FRINGE SHORTS: “The Gay Banditos” by The Mechanical Division

Amber Davis says "The Gay Banditos" is pretty funny, but even the show's kick-ass ensemble of talented actors aren't enough to compensate for a so-so script with a penchant for easy stereotypes.


THE FRINGE FESTIVAL IS SO EXCITING: new work is busting out, artists are taking risks by making The Show They’ve Always Wanted to Make; audiences have tons of shows to choose from and they can see them for less than Guthrie rush line ticket prices. Seriously, it just can’t be beat.

But let’s face it: The Fringe Festival sometimes feels like a popularity contest. Who gets the most kitties? Who has the longest lines? Who’s playing to sold-out houses? (Sorry to whomever’s at the proscenium stage — no one sells out all those seats). And of course, there’s the biggest honor: getting called back for the Encore Performance. So you sold the most tickets? Fantastic. The Fringe wants you to do the show one more time. To sell more tickets.

If there were awards for Fringe Class Clown being handed out on opening weekend this year, The Gay Banditos would definitely be a hot pick. Produced by the Mechanical Division, the script was written by two of the show’s performers, Ben Thietje and Bobby Gardner. The setting is North Carolina, where an innocent hetero nuclear family, the Millers, find their dinner interrupted by the Gay Banditos, an ever-growing gang whose main objective is to change heterosexuals’ orientation by forcing them to watch male-bodied, same-sex couples get it on. In so doing, one gay convert at a time, the Banditos eventually hope to take over the world.

Performers Christine Karki, Tom Karki, Patrick Kozicky, and the playwrights invite the audience to listen in on personal interviews about their reactions and feelings towards this shocking event. The play, ironically, is structurally very similar to The Laramie Project.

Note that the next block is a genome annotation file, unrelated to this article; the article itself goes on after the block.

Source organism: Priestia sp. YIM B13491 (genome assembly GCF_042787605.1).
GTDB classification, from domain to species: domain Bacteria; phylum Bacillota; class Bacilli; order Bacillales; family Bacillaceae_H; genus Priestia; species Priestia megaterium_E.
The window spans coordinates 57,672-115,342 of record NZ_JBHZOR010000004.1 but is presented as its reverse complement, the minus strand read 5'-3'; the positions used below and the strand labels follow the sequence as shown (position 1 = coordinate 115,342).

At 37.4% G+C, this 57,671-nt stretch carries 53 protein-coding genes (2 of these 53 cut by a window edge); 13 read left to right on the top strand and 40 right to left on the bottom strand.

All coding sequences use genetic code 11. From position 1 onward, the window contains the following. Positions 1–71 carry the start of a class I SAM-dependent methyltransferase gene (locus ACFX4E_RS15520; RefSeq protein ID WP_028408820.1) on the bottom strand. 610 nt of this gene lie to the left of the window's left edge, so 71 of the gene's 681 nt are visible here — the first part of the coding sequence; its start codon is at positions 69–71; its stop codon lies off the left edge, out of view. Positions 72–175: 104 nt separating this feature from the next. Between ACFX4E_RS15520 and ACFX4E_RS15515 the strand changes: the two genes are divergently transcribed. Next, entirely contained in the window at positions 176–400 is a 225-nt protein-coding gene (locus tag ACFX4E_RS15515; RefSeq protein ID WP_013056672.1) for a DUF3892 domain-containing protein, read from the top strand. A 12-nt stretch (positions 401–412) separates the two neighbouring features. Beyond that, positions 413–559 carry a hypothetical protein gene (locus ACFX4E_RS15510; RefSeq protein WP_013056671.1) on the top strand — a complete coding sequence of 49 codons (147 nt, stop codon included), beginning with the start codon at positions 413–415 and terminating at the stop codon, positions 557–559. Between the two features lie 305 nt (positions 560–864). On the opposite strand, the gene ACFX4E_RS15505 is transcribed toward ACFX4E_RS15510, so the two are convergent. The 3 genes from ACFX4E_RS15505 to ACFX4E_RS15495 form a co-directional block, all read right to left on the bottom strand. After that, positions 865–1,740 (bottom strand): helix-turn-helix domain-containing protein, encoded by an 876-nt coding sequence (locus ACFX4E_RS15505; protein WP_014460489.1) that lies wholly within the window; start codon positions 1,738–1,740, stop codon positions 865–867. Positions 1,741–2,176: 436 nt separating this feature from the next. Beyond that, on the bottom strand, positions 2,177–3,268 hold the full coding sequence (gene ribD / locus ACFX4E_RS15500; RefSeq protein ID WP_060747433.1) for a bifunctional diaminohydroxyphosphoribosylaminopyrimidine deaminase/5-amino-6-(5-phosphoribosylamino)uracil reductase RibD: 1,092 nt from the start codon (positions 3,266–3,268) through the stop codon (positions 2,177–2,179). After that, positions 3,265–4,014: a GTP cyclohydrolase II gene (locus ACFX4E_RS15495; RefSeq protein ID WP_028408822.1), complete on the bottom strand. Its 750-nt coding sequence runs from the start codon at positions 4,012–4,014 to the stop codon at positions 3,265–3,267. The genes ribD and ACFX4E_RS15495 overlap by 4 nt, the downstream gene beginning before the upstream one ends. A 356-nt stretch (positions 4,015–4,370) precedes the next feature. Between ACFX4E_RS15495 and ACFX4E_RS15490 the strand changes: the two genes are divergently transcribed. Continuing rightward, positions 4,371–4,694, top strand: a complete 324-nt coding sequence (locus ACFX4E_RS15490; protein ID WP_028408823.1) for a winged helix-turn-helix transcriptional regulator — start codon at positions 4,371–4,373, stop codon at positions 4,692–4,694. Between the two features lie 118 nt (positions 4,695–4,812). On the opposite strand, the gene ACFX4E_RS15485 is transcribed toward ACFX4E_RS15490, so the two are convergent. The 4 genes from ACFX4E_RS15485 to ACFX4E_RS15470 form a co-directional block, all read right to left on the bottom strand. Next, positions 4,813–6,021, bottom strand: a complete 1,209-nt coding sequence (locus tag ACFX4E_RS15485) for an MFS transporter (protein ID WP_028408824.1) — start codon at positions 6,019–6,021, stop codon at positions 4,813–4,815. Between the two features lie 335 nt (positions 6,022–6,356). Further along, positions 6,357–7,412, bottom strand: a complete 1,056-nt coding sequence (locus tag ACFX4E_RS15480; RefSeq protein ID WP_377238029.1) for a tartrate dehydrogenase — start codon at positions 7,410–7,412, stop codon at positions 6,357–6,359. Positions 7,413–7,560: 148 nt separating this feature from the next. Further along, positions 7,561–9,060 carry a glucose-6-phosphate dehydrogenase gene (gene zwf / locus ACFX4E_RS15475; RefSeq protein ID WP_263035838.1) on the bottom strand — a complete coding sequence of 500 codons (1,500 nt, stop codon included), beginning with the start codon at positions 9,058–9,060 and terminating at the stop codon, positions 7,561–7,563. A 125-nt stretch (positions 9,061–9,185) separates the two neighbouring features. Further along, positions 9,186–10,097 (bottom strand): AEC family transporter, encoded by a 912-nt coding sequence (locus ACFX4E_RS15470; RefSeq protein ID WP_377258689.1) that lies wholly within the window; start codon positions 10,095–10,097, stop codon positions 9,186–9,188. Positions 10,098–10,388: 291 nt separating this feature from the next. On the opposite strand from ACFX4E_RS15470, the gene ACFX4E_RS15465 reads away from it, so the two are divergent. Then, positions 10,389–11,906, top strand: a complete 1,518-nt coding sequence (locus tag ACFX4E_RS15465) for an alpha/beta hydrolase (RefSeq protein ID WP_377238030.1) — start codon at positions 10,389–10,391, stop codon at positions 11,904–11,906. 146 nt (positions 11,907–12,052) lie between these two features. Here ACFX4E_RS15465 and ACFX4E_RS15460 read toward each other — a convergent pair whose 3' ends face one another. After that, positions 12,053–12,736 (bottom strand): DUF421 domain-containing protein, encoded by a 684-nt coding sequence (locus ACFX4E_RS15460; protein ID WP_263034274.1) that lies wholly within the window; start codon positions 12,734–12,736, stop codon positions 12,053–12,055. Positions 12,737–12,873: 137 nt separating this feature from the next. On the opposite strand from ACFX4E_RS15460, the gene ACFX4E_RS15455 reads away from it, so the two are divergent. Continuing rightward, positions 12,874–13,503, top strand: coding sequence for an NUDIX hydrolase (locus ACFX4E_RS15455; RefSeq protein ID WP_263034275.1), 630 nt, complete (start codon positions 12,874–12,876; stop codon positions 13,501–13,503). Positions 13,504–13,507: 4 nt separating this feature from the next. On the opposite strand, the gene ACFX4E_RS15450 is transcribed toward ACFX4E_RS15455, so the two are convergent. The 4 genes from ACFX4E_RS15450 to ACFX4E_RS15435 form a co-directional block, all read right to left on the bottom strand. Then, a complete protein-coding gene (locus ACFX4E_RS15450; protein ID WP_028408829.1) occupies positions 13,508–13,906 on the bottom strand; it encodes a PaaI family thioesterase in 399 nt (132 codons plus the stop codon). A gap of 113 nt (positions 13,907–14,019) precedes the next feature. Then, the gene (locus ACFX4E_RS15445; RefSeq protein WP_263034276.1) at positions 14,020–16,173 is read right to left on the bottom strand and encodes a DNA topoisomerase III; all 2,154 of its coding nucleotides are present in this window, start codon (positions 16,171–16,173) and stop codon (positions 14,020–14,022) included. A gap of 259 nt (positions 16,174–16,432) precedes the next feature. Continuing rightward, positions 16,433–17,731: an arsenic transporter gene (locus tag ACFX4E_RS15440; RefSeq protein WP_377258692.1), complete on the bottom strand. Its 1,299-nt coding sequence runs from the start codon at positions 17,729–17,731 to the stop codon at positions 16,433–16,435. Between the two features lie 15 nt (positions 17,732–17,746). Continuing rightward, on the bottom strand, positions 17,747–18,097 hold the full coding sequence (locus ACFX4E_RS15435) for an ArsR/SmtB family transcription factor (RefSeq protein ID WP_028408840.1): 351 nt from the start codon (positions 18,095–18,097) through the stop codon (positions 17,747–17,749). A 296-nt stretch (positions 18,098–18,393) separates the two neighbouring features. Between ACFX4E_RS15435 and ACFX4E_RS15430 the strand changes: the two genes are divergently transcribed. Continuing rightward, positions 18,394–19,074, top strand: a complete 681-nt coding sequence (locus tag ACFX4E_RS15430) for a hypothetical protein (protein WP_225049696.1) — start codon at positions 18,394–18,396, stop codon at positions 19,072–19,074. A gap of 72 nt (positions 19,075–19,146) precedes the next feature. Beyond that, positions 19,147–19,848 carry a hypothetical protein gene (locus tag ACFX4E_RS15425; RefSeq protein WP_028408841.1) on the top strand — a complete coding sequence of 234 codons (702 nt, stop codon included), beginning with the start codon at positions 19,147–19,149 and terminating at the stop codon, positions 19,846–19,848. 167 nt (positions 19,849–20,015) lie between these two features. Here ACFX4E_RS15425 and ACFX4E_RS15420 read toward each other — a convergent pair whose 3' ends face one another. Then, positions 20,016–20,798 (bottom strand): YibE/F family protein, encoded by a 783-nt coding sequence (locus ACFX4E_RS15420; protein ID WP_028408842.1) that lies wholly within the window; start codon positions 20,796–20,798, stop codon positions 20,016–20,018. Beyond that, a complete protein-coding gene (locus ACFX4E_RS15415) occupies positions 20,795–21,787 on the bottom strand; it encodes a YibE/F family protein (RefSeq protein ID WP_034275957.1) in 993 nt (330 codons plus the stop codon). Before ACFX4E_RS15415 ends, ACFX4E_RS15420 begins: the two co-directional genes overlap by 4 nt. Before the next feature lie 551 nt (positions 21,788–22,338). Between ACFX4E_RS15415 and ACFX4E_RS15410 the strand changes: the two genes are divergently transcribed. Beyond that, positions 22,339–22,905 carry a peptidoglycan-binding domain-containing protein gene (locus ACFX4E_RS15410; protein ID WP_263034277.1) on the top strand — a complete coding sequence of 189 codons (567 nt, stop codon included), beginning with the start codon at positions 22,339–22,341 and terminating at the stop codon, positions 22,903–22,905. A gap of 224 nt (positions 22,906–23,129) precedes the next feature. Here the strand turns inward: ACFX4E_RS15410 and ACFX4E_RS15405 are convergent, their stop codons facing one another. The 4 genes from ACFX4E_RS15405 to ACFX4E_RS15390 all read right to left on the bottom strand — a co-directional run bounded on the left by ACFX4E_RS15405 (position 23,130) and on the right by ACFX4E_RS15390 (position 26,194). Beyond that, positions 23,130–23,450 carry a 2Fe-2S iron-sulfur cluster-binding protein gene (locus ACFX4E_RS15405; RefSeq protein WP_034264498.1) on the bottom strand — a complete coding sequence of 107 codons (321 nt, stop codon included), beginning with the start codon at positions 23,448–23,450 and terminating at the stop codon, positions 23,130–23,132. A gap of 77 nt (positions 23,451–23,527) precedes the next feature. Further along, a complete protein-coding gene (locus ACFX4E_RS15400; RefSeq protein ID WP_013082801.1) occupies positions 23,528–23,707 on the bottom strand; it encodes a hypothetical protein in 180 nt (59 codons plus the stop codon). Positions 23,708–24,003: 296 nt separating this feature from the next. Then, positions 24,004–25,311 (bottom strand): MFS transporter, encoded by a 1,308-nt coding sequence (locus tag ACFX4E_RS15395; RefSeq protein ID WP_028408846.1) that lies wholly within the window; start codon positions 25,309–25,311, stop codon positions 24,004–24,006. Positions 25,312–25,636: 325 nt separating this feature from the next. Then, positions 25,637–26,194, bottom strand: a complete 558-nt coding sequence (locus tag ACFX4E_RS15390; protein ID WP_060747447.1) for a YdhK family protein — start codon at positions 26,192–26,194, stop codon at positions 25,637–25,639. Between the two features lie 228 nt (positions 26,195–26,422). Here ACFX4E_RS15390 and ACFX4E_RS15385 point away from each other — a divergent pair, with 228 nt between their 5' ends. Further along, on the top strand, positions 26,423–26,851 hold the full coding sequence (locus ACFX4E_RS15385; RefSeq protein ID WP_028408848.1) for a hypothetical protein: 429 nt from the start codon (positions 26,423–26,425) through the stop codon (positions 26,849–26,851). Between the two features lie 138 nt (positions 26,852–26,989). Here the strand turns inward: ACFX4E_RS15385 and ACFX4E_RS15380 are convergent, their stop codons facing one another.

The actors have spot-on comedic timing, playing off stereotypes to great effect but also enacting their characters persuasively, with wide-eyed fear and surprise. The production, overall, is funny. But, with The Gay Banditos, having such skilled actors makes the show’s just-OK script look way better than it is. The story, although funny, isn’t fresh. Focused primarily on the stereotype of a white, Southern, hetero-normative nuclear family, the script barely touches on the diversity and complexity surrounding issues of same-sex equality in the United States. Instead, the playwrights make sweeping generalizations about both same-sex couples (specially, male same-sex couples) and the people that are fighting to define marriage as “one woman and one man.”

I hope audiences will think critically about the way The Gay Banditos represents the “other” side of the debate. How can we expect to change minds of those we disagree with if we offer unfair generalizations of their viewpoints? Maybe the first step toward finding common ground, like the Miller family learns, begins with recognizing we’re all human — complex, changeable, and three-dimensional — no matter where we’re situated in this conversation.

Reserve tickets early if if you’re interested in catching The Gay Banditos. If this show’s on your “maybe” list, consider this: The Mechanical Division is donating net profits from ticket sales to Minnesotans United for All Families, and that’s pretty cool.


Related links and performance details:

The Gay Banditos is showing at the U of M Rarig Center Thrust in Minneapolis for just two more shows: Saturday, 8/11 at 1 pm and Sunday, 8/12 at 7 pm. Find additional information on this show’s Fringe web page: “Like” the company on Facebook:

Find reviews, ticket info and more on the Fringe Festival website:

Check back on the homepage regularly throughout the Fringe Festival, August 2 – 12, for more short reviews on, sent in from our intrepid performance critics on the scene.


About the author: Amber Davis is an actor, puppeteer, stage manager, and teaching artist in the Twin Cities. Davis has worked with the Walker Arts Center and Open Eye Theatre, The Jungle Theater, The Children’s Theater, Orchestra Hall, Free Arts Minnesota, Mu Performing Arts, Savage Umbrella, Aporia Theatre, and Chameleon Theatre Circle.  She co-organizes Wheel Sexya bicycle cabaret and burlesque show. Savage Umbrella’s most recent project, Davis directed and designed The Golden Carp, a new chamber opera.